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by Jay Traugott
The Polish firm's CEO makes some strong counter arguments.
Last week we published a story about a potential case of fraud regarding the upcoming Polish supercar, the Arrinera. Built by Arrinera Automotive, the supposed fraud was revealed by a Polish journalist who claimed that the car's builder was deceiving potential investors. He presented visual evidence (which he compiled) showing that they took a Lamborghini replica and combined it with components from older cars such as an Opel Corsa and Audi A6. The end result was the Arrinera.
Now, the company's CEO, Lukasz Tomkiewicz, has addressed those allegations in an email sent to us and several other automotive publications. The email is too long for us to publish, but here are some of the main parts. The first point he makes is that the Arrinera supercar "was built independently and entirely by Arrinera Automotive, S.A"....and that it will "have a revamped design, definitely more organical, masculine, aerodynamic and streamlined" in June/July 2012. He also clearly states that the rolling chassis of the final version is being prepared by Lee Noble.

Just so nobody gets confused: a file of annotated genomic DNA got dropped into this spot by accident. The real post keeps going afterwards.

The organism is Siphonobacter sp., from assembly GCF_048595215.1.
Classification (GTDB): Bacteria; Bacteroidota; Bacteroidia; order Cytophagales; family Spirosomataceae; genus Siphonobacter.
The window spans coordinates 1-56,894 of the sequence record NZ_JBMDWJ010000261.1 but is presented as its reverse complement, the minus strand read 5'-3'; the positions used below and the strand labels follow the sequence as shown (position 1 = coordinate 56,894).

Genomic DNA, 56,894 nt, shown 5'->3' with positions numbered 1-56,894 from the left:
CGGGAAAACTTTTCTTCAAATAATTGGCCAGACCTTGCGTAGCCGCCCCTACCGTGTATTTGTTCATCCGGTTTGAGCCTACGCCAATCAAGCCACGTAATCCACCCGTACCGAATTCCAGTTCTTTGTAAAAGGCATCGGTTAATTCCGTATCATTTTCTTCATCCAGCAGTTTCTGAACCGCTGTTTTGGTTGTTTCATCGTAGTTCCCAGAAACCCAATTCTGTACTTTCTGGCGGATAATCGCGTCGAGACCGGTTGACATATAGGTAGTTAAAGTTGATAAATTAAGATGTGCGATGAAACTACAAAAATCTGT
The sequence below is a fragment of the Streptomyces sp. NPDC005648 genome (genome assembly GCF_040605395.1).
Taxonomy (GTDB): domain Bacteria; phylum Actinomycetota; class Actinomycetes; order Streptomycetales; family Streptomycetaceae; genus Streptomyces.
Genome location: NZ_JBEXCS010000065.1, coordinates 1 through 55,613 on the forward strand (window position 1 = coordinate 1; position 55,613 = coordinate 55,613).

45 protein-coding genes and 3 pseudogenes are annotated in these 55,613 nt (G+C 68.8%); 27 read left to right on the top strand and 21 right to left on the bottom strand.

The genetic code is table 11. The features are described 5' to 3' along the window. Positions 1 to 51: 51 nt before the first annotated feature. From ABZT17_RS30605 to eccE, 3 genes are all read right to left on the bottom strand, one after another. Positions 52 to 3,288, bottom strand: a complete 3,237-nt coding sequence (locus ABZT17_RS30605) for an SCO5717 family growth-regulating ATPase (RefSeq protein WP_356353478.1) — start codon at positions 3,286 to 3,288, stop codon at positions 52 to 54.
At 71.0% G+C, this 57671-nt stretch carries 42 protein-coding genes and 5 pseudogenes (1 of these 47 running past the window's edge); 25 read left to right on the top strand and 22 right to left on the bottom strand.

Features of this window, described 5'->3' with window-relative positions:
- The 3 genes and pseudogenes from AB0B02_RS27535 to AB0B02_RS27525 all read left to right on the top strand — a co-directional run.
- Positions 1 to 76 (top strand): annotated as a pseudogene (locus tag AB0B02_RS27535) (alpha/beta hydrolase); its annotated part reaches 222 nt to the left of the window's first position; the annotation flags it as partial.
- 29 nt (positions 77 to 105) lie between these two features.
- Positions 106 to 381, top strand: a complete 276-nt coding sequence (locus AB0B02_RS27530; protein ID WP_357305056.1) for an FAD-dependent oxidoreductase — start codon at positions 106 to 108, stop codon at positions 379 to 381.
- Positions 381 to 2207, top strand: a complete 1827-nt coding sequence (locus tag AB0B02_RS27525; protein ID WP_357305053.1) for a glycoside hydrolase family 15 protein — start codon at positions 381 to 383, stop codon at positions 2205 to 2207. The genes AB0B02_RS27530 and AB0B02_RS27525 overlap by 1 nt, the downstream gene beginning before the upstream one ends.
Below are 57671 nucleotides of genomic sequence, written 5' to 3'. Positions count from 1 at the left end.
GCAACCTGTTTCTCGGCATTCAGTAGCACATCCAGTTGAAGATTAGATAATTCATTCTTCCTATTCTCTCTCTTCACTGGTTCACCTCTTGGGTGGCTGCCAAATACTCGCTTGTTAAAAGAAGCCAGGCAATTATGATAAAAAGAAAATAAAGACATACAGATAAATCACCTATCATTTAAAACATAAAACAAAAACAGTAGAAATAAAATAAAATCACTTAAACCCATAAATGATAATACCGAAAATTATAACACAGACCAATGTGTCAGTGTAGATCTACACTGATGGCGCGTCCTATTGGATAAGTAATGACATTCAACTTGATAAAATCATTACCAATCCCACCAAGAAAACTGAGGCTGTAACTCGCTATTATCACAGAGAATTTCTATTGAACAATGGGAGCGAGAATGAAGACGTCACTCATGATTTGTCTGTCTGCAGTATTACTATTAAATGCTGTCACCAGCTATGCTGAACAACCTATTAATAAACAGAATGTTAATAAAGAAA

In addition, he points out that Arrinera Automotive S.A. is the "only manufacturer of the supercar - not Veno S.A and that Arrinera Automotive S.A. did not make its debut on the Warsaw Stock Exchange." Veno S.A. simply possesses shares of the company but does not take part in any day to day works. Tomkiewicz further points out that the prototype was designed by one of his employees and that only components taken from the Opel were the air vents. To make a point that it's not unusual to use components recycled, those vents were also used in the Noble M600 and the Zenvo ST1.
The A/C panel used in the prototype was in fact taken from an Audi A6, but the production version of the Arrinera will have its own unique panel and that Audi does not even produce its own A/C panels; they're made by suppliers. He goes on further to address the allegations and stated a couple of times that his company will be suing the journalist, a one Jacek Balkan, due to "this false information." We'll continue covering this story and we're interested to see whether Balkan will continue to make those claims now that Arrinera Automotive has responded in full force.